Increased costs for Obamacare

When the 2010 healthcare law was proposed, President Obama was concerned that it not cost more than $1 trillion. He also wanted to make sure that the Congressional Budget Office (CBO) not judge it as adding one dime to the deficit. So they implemented the law in a way that it would only start spending money in 2014, but not fully kick in until 2016. So they paid for four to six years of spending, but counted 10 years of revenue, taxes, fees and penalties, and also 10 years of supposed cuts in Medicare and Medicare Advantage. The cuts in Medicare were to come from provider payments. The cuts in Medicare Advantage were to come from benefits.

You can’t "bend the cost curve" by increasing taxes on medical device manufacturers, insurance plans and hospitals. But that’s what President Obama did. That’s why the cost curve has not been bent down on healthcare.

When they put that plan together, the CBO scored his healthcare law as actually reducing the deficit, but nothing can be further from the truth. I doubt there is actually going to be a reduction of deficit for the first 10-year window.

Furthermore, look what happens as you move the budget window forward. From 2013 to 2022, the 10-year cost of Obamacare will be $1.75 trillion - not $1 trillion, but $1.7 trillion. When it fully kicks in – from 2016 to 2025 – the law will cost at a minimum $2.4 trillion. That’s somewhere around $250 billion a year at least. If you just move the taxes, fees and penalties forward to that window, we’ve got about a $1.9 trillion dollar gap, or a deficit risk. Is President Obama’s proposal to take that out of Medicare?

It could actually be worse than this, because I don’t believe it will only cost $2.4 trillion. When the CBO estimated that cost, they anticipated that only 1 million Americans will lose their employer-sponsored care and have to access coverage through the exchanges. About 170 million people currently get their healthcare - their insurance - through their employer. Without the healthcare law most employers that are providing healthcare will continue to do that. They don’t want to expose the people that work with them to financial ruin.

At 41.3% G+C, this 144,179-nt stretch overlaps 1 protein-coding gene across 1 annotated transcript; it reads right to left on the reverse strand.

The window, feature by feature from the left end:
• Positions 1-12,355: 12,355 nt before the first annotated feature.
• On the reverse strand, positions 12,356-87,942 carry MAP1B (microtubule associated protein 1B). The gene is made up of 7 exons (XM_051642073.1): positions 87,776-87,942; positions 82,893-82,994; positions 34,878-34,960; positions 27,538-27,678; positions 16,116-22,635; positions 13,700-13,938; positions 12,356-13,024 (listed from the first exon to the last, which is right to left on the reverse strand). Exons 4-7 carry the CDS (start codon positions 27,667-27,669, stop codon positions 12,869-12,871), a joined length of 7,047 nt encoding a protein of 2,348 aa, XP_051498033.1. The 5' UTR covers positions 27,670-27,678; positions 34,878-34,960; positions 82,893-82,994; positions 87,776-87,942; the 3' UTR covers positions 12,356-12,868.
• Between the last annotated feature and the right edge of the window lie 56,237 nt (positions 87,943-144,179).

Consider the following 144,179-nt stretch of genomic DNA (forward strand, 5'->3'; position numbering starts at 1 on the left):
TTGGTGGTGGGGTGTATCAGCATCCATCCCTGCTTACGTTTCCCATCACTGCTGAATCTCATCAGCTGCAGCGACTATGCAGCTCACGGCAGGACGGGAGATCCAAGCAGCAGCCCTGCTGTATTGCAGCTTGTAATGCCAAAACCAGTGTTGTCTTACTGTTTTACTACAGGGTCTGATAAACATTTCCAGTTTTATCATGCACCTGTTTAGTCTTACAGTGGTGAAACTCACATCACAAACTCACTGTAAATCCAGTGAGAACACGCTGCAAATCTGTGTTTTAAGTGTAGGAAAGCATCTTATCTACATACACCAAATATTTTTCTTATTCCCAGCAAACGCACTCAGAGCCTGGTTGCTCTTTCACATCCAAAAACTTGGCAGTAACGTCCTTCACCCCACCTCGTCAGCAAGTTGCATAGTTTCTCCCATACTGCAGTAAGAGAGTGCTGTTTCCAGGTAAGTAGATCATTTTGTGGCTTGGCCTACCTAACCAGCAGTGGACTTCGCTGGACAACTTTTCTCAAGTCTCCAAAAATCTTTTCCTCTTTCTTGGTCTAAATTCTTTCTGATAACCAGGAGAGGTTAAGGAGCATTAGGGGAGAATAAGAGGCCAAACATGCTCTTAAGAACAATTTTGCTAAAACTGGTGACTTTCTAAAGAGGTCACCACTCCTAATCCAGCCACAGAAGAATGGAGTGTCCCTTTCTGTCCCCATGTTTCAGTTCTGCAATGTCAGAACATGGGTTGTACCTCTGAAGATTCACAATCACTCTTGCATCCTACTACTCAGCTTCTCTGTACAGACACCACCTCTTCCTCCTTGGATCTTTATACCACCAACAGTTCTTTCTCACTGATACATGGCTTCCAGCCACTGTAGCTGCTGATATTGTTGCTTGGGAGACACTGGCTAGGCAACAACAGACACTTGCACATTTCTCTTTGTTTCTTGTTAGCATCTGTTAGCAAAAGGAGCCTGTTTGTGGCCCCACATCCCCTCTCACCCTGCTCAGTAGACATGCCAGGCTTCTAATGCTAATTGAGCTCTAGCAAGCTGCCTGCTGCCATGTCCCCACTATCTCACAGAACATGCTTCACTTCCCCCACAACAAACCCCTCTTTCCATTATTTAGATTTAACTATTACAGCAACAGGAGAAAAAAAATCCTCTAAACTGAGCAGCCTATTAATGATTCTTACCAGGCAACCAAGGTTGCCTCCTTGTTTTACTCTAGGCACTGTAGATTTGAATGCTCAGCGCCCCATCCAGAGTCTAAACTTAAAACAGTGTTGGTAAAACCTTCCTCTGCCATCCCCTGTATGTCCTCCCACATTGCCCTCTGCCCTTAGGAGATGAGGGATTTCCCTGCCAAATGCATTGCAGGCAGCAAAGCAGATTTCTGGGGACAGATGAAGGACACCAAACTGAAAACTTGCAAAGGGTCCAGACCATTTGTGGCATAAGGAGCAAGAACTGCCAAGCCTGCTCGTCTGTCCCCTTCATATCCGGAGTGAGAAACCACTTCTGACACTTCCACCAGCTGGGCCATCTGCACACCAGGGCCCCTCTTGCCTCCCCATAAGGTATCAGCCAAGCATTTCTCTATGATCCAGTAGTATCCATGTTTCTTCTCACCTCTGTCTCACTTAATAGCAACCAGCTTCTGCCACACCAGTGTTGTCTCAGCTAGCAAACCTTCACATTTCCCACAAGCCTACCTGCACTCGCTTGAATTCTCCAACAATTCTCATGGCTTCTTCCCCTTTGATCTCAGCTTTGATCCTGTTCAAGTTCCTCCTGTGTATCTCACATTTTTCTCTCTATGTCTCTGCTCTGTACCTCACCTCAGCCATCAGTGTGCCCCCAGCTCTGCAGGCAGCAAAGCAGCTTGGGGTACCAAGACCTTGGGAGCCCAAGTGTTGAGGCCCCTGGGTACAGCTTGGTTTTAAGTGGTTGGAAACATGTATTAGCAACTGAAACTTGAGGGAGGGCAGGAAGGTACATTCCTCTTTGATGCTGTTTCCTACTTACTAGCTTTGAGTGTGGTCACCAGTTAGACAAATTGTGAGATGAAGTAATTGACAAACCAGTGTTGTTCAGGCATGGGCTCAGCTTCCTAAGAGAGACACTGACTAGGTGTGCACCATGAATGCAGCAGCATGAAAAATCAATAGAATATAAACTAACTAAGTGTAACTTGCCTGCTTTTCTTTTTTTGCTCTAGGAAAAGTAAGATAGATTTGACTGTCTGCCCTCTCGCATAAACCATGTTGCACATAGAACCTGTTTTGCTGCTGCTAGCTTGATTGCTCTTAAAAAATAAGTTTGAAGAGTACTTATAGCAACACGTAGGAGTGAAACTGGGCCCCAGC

Under the healthcare law however, the decision totally changes. Businesses will decide whether to pay $15,000 a year for a family plan, and try and comply with 15,000 pages of law and rules and regulations. That’s what we’re up to right now, 15,000 pages. The federal government has only begun to write the rules and regulations around the healthcare law. So businesses will need to pay $15,000 in cost, plus try to comply with 15,000 pages of regulation. Or does that employer decide to save money by paying the $2000-$3,000 penalty? And by doing so, they’re not exposing employees to financial risk; they’re making them eligible for huge subsidies in the exchanges.

Video courtesy of Chippewa Valley Community Television.